Concerning the storage of imaging data, both the Df and the G95 write their files to SDXC cards. The G95 supports UHS-II cards (Ultra High Speed data transfer of up to 312 MB/s), while the Df can use UHS-I cards (up to 104 MB/s).
For some imaging applications, the extent to which a camera can communicate with its environment can be an important aspect in the camera decision process. The table below provides an overview of the connectivity of the Nikon Df and Panasonic Lumix DC-G95 and, in particular, the interfaces the cameras (and selected comparators) provide for accessory control and data transfer.
Mic / Speaker
|1.||Nikon Df||Y||- / -||-||-||mini||2.0||-||-||-|
|2.||Panasonic G95||Y||stereo / mono||Y||Y||micro||2.0||Y||-||Y|
|3.||Nikon D850||Y||stereo / mono||Y||Y||mini||3.0||Y||Y||Y|
|4.||Nikon D4S||Y||mono / mono||Y||Y||mini||2.0||-||-||-|
|5.||Nikon D750||Y||stereo / mono||Y||Y||mini||2.0||Y||-||-|
|6.||Nikon D810||Y||stereo / mono||Y||Y||mini||3.0||Y||-||-|
|7.||Nikon D610||Y||mono / mono||Y||Y||mini||2.0||-||-||-|
|8.||Nikon D4||Y||mono / mono||Y||Y||micro||2.0||-||-||-|
|9.||Nikon D600||Y||mono / mono||Y||Y||mini||2.0||-||-||-|
|10.||Nikon D800||Y||mono / mono||Y||Y||mini||3.0||-||-||-|
|11.||Nikon D800E||Y||mono / mono||Y||Y||mini||3.0||-||-||-|
|12.||Nikon D700||Y||- / -||-||-||mini||2.0||-||-||-|
|13.||Olympus E-M1 III||Y||stereo / mono||Y||Y||micro||3.1||Y||-||Y|
|14.||Olympus E-M5 III||Y||stereo / mono||Y||-||micro||2.0||Y||-||Y|
|15.||Panasonic GX9||Y||stereo / mono||-||-||micro||2.0||Y||-||Y|
|16.||Panasonic G85||Y||stereo / mono||Y||-||micro||2.0||Y||-||-|
|17.||Panasonic GX8||Y||stereo / mono||Y||-||micro||2.0||Y||Y||-|
It is notable that the G95 offers wifi support, which can be a very convenient means to transfer image data to an off-camera location. In contrast, the Df does not provide wifi capability.
Studio photographers will appreciate that the Nikon Df (unlike the G95) features a PC Sync socket, so that professional strobe lights can be controlled by the camera.
The G95 is a recent model that features in the current product line-up of Panasonic. In contrast, the Df has been discontinued (but can be found pre-owned on eBay). There has not been a direct replacement model for the Df from Nikon. Further information on the two cameras (e.g. user guides, manuals), as well as related accessories, can be found on the official Nikon and Panasonic websites.
So how do things add up? Is the Nikon Df better than the Panasonic G95 or vice versa? The listing below highlights the relative strengths of the two models.
Reasons to prefer the Nikon Df:
- Better moiré control: Has an anti-alias filter to avoid artificial patterns to appear in images.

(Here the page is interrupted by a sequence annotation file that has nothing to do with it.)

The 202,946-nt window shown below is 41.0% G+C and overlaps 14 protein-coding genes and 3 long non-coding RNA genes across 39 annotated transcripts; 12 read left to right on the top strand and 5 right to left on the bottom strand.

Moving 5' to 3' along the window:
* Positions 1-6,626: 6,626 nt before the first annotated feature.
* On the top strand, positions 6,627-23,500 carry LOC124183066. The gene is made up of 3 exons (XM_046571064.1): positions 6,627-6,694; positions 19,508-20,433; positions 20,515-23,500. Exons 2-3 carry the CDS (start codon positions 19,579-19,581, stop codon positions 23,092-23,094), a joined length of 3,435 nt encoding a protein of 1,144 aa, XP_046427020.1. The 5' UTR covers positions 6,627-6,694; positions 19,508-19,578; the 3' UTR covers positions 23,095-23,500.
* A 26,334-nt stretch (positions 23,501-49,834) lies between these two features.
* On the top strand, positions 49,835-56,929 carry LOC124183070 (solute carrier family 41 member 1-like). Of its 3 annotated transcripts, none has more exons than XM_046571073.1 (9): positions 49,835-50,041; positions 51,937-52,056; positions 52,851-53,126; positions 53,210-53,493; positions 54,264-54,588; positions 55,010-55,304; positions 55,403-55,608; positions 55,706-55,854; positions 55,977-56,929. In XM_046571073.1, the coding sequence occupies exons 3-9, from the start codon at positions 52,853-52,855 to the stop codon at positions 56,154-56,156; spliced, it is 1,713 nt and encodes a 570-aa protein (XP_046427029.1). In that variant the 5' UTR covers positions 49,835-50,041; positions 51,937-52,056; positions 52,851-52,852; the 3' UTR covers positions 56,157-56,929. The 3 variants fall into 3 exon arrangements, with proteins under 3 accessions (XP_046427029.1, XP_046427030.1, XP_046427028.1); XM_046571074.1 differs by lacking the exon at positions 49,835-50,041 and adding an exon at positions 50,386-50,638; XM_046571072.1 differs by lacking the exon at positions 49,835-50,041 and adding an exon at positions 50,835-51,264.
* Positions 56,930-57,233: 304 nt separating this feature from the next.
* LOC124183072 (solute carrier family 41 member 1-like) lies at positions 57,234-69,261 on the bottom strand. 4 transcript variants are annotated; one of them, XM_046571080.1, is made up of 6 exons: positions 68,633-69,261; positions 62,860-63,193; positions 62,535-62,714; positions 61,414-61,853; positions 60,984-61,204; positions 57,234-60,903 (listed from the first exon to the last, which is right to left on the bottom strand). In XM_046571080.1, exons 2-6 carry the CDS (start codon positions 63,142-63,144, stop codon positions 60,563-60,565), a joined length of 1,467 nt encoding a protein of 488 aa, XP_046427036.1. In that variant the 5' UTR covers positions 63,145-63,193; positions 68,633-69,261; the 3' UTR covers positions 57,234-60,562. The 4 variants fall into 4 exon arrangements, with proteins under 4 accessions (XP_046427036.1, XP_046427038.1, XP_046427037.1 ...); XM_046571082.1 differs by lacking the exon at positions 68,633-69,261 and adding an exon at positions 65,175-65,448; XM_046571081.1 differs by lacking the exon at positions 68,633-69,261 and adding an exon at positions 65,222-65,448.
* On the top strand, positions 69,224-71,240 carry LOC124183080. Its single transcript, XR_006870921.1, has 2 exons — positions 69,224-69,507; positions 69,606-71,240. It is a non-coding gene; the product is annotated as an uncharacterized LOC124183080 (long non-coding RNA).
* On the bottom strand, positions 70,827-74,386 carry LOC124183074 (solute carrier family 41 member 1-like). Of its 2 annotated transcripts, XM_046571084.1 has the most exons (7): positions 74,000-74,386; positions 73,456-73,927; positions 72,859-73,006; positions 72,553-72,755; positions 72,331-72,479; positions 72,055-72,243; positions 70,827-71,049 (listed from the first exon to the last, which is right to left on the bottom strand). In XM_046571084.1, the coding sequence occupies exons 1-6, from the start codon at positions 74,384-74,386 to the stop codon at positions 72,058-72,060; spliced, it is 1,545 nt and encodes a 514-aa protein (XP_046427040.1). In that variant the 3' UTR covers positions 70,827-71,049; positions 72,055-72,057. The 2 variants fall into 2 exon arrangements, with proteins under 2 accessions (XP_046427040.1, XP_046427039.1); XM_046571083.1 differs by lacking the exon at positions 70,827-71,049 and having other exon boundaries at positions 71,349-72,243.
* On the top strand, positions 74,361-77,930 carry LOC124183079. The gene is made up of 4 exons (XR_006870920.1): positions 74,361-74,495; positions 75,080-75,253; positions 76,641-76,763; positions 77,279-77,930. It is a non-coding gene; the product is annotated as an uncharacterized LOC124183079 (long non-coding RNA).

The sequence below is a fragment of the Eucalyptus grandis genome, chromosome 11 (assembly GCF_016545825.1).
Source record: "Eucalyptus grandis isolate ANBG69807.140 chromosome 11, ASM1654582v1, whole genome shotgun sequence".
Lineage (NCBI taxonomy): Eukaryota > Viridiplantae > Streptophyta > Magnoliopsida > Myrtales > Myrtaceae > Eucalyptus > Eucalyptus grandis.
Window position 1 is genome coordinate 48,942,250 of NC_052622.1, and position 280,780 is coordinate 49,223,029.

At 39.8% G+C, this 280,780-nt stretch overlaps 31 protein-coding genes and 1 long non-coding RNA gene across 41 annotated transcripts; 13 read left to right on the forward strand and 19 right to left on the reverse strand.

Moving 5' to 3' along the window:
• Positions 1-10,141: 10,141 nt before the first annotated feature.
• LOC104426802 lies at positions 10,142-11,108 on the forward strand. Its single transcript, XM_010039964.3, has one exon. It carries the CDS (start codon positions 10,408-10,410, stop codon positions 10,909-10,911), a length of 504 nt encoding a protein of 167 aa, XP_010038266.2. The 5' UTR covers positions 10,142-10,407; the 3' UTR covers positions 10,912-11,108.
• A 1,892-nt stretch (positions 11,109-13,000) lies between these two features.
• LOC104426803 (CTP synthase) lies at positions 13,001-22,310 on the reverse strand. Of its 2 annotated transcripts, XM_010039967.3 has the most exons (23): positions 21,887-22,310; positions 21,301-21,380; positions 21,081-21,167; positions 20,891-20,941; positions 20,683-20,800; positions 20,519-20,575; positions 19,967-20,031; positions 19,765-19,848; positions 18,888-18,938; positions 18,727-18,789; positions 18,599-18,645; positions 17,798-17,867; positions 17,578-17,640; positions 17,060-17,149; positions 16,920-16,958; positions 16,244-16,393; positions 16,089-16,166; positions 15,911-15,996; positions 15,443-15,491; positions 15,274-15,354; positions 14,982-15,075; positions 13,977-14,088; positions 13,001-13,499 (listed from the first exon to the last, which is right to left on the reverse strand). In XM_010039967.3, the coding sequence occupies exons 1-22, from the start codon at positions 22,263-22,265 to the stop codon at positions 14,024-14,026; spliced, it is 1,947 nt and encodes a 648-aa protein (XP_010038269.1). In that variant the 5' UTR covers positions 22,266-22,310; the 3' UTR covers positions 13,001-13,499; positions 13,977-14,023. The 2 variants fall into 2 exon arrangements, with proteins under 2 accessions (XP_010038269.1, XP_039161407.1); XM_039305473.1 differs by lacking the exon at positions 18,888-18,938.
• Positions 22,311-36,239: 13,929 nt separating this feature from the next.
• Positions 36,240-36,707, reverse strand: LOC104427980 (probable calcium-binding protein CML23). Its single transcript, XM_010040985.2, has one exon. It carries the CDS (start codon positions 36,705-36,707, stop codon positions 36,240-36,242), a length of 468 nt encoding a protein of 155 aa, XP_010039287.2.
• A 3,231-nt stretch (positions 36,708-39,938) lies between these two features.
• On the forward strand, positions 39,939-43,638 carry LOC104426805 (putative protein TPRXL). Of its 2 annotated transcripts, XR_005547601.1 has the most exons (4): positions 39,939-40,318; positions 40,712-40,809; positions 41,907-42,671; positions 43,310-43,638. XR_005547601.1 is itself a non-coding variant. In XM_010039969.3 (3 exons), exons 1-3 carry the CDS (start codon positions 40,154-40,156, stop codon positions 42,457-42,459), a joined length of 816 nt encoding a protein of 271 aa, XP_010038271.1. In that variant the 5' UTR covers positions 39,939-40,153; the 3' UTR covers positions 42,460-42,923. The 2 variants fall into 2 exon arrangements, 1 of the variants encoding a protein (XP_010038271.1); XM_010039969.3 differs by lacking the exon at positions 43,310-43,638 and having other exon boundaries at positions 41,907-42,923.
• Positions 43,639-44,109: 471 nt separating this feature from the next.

- Brighter framing: Features an optical viewfinder for clear, lag-free composition.
- Easier setting verification: Features an LCD display on top to control shooting parameters.
- Larger screen: Has a bigger rear LCD (3.2" vs 3.0") for image review and settings control.
- Longer lasting: Can take more shots (1400 versus 290) on a single battery charge.
- Better studio light control: Has a PC Sync socket to connect to professional strobe lights.
- More heavily discounted: Has been available for much longer (launched in November 2013).
Arguments in favor of the Panasonic Lumix DC-G95:
- More detail: Has more megapixels (20.2 vs 16.2MP), which boosts linear resolution by 9%.
- Maximized detail: Lacks an anti-alias filter to exploit the sensor's full resolution potential.
- Broader imaging potential: Can capture not only stills but also 4K/30p video.
- More framing info: Has an electronic viewfinder that displays shooting data.
- Larger viewfinder image: Features a viewfinder with a higher magnification (0.74x vs 0.70x).
- More detailed LCD: Has a higher resolution rear screen (1240k vs 921k dots).
- More flexible LCD: Has a swivel screen for odd-angle shots in portrait or landscape orientation.
- Fewer buttons to press: Has a touchscreen to facilitate handling and shooting adjustments.
- More selfie-friendly: Has an articulated screen that can be turned to be front-facing.
- Faster burst: Shoots at higher frequency (9 vs 5.5 flaps/sec) to capture the decisive moment.
- Less disturbing: Has an electronic shutter option for completely silent shooting.
- More compact: Is smaller (130x94mm vs 144x110mm) and will fit more readily into a bag.
- Less heavy: Has a lower weight (by 224g or 29 percent) and is thus easier to take along.
- Easier travel charging: Can be conveniently charged via its USB port.
- Sharper images: Has stabilization technology built-in to reduce the impact of hand-shake.
- More legacy lens friendly: Can use many non-native lenses via adapters.
- Easier fill-in: Has a small integrated flash to brighten shadows of backlit subjects.
- Easier file upload: Has wifi built in for automatic backup or image transfer to the web.
- Easier wireless transfer: Supports Bluetooth for image sharing without cables.
- Faster buffer clearing: Supports a more advanced SD data transfer standard (UHS-II vs UHS-I).
- More affordable: Was introduced into a lower priced category (64 percent cheaper at launch).
- More modern: Reflects 5 years and 4 months of technical progress since the Df launch.
If the count of relative strengths (bullet points above) is taken as a measure, the G95 is the clear winner of the contest (22 : 7 points). However, the pertinence of the various camera strengths will differ across photographers, so that you might want to weigh individual camera traits according to their importance for your own imaging needs before making a camera decision. A professional wedding photographer will view the differences between cameras in a way that diverges from the perspective of a travel photog, and a person interested in cityscapes has distinct needs from a macro shooter. Hence, the decision which camera is best and worth buying is often a very personal one.
How about other alternatives? Do the specifications of the Nikon Df and the Panasonic G95 place the cameras among the top in their class? Find out in the latest Best DSLR Camera and Best Mirrorless Interchangeable Lens Camera listings whether the two cameras rank among the cream of the crop.